This Swedish cheese is best served in a cup of coffee
"Just think of it as mocha-flavored cream cheese," my friend urged as I stared doubtfully at the saturated, oily, brown blobs floating in my coffee. I’m no stranger to mocha cheesecake, so I took my first taste of kaffeost.
Kaffeost, or "coffee cheese," is a firm, flexible cheese that hails from Swedish Lapland – the arctic north of the country – and is most at home marinating in a steaming cup of java.
It's a traditional food of the Sami. The Sami are the Indigenous people of Sápmi, a region that extends across northern Scandinavia and Russia, and overlaps much of Swedish Lapland.
Customarily made with reindeer milk (though cow’s milk is often substituted), kaffeost has a neutral taste and a smooth, slightly dry texture. It also has a high melting point and is baked to achieve a glossy, golden exterior.
In Swedish Lapland, more often than not, that cup is a beautiful guksi, a hand-carved wooden mug made from a birch burl. Tradition dictates that the coffee is always boiled, never brewed. Ideally, it is prepared over an open air fire.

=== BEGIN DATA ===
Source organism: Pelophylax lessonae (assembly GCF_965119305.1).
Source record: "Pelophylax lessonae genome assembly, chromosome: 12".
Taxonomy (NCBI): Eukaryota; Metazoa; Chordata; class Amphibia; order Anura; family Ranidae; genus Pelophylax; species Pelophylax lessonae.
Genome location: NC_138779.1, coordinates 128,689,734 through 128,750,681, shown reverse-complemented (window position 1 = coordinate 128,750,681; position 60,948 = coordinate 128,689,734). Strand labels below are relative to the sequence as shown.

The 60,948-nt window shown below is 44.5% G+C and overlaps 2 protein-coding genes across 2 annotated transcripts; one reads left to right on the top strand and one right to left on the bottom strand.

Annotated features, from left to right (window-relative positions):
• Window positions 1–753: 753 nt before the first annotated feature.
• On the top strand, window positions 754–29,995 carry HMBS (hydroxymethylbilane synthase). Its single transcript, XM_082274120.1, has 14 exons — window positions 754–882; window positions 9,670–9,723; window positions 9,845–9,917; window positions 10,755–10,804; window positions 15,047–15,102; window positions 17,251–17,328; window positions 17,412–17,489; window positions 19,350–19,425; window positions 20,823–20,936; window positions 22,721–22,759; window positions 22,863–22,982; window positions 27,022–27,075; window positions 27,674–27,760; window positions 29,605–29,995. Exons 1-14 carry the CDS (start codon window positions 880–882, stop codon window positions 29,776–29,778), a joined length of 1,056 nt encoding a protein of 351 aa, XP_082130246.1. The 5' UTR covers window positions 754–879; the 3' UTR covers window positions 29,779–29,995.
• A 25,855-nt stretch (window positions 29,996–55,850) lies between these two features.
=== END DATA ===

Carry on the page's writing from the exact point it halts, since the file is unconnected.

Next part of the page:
And a few cubes of kaffeost are always a welcomed addition. Combining cheese and coffee sounds odd, but the two ingredients are a natural fit.
When served alongside smoked reindeer and kaffebrod, a sweetened bread, it’s an ideal blend of sharp, smooth, salty, sweet, and savory – and perfect for sharing.
Image courtesy of Vanessa Chiasson
Kaffeost is not a commonplace flavor or texture. In the cheese world, it’s often compared to halloumi, but I was reminded of Canadian cheese curds.
Kaffeost squeaks when you bite it, just like cheese curds, and their mild flavors are similar. I didn’t taste any flavors of mocha cream cheese in my cup, like my friend insisted, but it was delicious, rich and peculiar all at once.